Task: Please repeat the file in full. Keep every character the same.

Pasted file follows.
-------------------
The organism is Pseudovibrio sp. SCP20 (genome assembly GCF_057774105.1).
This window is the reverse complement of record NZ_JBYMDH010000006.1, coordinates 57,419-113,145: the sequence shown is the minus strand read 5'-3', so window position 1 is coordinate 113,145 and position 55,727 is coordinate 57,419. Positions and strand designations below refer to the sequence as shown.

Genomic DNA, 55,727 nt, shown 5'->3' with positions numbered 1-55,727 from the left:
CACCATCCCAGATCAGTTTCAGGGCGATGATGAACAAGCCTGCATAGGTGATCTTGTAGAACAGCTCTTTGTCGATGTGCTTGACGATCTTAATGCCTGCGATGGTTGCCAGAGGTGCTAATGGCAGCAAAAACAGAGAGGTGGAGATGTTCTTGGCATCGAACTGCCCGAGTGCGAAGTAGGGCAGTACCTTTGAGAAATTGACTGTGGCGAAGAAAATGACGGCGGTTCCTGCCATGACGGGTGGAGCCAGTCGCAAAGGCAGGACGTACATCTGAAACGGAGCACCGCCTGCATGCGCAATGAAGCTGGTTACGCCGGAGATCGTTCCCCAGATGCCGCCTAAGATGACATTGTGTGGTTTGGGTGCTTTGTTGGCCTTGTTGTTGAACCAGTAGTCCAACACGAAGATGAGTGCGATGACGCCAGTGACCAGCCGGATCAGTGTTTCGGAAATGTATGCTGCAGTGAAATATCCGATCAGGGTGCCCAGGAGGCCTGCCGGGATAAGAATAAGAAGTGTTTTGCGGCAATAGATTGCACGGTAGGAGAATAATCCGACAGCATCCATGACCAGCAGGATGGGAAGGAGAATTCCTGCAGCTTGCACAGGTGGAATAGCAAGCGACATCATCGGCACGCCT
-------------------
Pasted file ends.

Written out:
The organism is Pseudovibrio sp. SCP20 (genome assembly GCF_057774105.1).
This window is the reverse complement of record NZ_JBYMDH010000006.1, coordinates 57,419-113,145: the sequence shown is the minus strand read 5'-3', so window position 1 is coordinate 113,145 and position 55,727 is coordinate 57,419. Positions and strand designations below refer to the sequence as shown.

Genomic DNA, 55,727 nt, shown 5'->3' with positions numbered 1-55,727 from the left:
CACCATCCCAGATCAGTTTCAGGGCGATGATGAACAAGCCTGCATAGGTGATCTTGTAGAACAGCTCTTTGTCGATGTGCTTGACGATCTTAATGCCTGCGATGGTTGCCAGAGGTGCTAATGGCAGCAAAAACAGAGAGGTGGAGATGTTCTTGGCATCGAACTGCCCGAGTGCGAAGTAGGGCAGTACCTTTGAGAAATTGACTGTGGCGAAGAAAATGACGGCGGTTCCTGCCATGACGGGTGGAGCCAGTCGCAAAGGCAGGACGTACATCTGAAACGGAGCACCGCCTGCATGCGCAATGAAGCTGGTTACGCCGGAGATCGTTCCCCAGATGCCGCCTAAGATGACATTGTGTGGTTTGGGTGCTTTGTTGGCCTTGTTGTTGAACCAGTAGTCCAACACGAAGATGAGTGCGATGACGCCAGTGACCAGCCGGATCAGTGTTTCGGAAATGTATGCTGCAGTGAAATATCCGATCAGGGTGCCCAGGAGGCCTGCCGGGATAAGAATAAGAAGTGTTTTGCGGCAATAGATTGCACGGTAGGAGAATAATCCGACAGCATCCATGACCAGCAGGATGGGAAGGAGAATTCCTGCAGCTTGCACAGGTGGAATAGCAAGCGACATCATCGGCACGCCT